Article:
A couple weeks ago, a regular reader made a very relevant comment on our last post: “You have become very negative. When was the last positive post?” They were completely on target, and we have noticed this trend in ourselves for months now. (See: Coffee Commenter Archetype #10.) The reasons are worth a post here.
Now we’ve always been prone to sarcasm and even a certain iconoclastic streak. But that alone is insufficient to explain why we’ve even caught ourselves asking, “Are we being too negative all the time?” before posting our next missive. After all, it’s no mystery that the ebullient, sunny, and awe-inspiring posts/tweets/viral-Internet-nuggets-du-jour are what motivate people to read and share.
We’ve come to a sort of conclusion that, since we started this blog in 2005, the quality coffee world has changed a lot — and mostly for the better. The number of places capable of reaching the highest quality standards have proliferated, reaching even what were traditionally coffee’s quality wastelands (e.g., suburbia, New York City, even Paris, etc.).
However, over the same time, the best retail places for coffee have improved little over the years. It may be our humble opinion, but the absolute quality level of coffee has plateaued. This suggests that much of the perceived improvement in quality coffee over recent years was primarily driven by more coffeeshops “catching up” to what the best ones had been successfully doing for years now: emulating their good practices, their quality sourcing, their commitment to training, etc. The stagnation in our highest espresso scores also supports this hypothesis.
In other words, many retail coffeeshops exploited a quantum leap in quality that’s now very difficult to reproduce. With starry-eyed talk about “Fourth Wave” coffee and the like, much of the industry seems to be holding out for the promise of yet another, equivalent quantum leap — the likes of which we will probably never see again. If you grew up eating nothing but canned vegetables all your life, fresh organic produce might seem like something descended from the gods with endless possibilities. But good luck trying to repeat that level of improvement.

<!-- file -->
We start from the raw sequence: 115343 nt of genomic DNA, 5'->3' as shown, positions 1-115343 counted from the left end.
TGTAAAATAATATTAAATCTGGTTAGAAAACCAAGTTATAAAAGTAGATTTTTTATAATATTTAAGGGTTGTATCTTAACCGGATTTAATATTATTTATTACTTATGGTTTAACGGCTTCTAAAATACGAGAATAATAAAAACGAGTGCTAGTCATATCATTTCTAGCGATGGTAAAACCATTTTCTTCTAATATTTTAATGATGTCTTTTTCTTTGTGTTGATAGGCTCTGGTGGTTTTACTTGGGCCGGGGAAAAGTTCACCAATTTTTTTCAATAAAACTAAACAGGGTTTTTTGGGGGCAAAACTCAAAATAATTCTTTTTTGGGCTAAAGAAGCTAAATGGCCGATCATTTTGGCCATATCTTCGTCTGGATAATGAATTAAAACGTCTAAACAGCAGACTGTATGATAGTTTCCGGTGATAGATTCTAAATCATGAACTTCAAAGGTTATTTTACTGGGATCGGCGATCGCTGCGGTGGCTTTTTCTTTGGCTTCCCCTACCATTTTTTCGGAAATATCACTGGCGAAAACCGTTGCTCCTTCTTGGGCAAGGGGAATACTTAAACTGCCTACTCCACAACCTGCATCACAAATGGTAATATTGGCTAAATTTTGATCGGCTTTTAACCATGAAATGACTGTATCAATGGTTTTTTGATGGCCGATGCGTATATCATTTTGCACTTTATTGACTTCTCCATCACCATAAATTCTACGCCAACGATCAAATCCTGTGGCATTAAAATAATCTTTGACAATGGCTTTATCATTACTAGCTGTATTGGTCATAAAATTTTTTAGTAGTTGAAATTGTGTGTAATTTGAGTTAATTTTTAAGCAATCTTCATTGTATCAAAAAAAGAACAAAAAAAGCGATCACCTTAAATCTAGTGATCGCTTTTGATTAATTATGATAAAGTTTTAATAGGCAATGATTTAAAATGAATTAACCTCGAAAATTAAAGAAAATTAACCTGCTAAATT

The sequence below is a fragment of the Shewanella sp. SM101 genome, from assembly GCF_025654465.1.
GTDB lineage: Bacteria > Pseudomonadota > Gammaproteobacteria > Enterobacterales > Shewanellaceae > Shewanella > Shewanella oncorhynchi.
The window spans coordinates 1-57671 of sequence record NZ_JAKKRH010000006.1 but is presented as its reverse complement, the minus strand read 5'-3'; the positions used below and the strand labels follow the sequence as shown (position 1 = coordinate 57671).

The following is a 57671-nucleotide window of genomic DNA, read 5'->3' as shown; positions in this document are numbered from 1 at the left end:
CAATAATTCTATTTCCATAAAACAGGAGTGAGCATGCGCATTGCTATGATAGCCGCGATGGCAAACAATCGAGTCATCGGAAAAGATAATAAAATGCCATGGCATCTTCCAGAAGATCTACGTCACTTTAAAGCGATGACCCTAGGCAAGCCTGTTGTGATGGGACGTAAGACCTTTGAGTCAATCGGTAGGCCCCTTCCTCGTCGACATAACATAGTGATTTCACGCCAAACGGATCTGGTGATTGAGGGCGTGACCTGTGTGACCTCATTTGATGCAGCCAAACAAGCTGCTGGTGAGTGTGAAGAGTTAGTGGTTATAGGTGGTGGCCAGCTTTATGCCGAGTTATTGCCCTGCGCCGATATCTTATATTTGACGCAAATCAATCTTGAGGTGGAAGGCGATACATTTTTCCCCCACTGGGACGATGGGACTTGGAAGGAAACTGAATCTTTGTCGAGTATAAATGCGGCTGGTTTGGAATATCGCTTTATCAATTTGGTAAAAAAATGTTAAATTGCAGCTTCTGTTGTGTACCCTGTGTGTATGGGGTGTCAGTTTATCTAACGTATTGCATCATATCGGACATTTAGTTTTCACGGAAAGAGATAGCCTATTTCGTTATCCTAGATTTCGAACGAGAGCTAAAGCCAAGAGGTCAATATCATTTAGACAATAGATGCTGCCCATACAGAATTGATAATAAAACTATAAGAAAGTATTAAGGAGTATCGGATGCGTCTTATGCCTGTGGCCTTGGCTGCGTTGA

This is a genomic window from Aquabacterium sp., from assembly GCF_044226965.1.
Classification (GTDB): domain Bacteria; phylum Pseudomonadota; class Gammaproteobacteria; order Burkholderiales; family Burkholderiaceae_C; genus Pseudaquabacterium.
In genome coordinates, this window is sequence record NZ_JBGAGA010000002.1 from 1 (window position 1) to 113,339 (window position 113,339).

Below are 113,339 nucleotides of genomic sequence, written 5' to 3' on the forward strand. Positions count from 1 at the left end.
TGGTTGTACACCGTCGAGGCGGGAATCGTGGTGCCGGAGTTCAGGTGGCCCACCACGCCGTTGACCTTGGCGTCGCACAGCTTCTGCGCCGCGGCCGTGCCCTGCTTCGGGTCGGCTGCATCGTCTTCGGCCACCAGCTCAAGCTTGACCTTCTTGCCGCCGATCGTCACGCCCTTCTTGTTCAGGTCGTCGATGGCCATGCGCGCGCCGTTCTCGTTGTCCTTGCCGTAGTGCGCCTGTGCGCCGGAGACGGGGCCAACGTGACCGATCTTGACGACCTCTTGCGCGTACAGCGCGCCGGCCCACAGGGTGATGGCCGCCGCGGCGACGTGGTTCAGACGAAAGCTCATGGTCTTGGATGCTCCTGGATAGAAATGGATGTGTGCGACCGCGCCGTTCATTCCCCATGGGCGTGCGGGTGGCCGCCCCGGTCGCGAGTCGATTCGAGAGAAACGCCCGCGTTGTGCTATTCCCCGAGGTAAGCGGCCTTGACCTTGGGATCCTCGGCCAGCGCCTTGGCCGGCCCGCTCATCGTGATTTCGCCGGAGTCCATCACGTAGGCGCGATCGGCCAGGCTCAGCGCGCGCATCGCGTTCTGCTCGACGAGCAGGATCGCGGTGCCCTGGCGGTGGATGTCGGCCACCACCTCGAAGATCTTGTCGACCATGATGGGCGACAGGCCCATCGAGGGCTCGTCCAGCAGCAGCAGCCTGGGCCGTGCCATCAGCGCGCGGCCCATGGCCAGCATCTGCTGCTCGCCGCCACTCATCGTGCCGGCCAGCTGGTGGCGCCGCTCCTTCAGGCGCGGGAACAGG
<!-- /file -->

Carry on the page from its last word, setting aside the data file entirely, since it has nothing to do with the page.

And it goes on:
Coffee hasn’t gotten better so much as more people learned how to make it properly.
Thus quality coffee has been stuck in a kind of stasis in many ways. As the supply of great coffeeshops has grown, there’s a rampant copycat mentality among coffeeshops now imitating each other — creating a sort of rigid orthodoxy or dogma that, today, makes screwballs like Philz Coffee seem like radicals. One coffee shop replaces their Clover brewer with Hario V60s, and within months all the sheep follow. Local coffee pros echo each other’s trite Third Wave clichés across the globe in interviews. Monolithic opinions pervade about everything from roasting styles to blends. Purveyors wave the Third Wave flag as if to take full credit for the changing and more discriminating tastes of coffee consumers.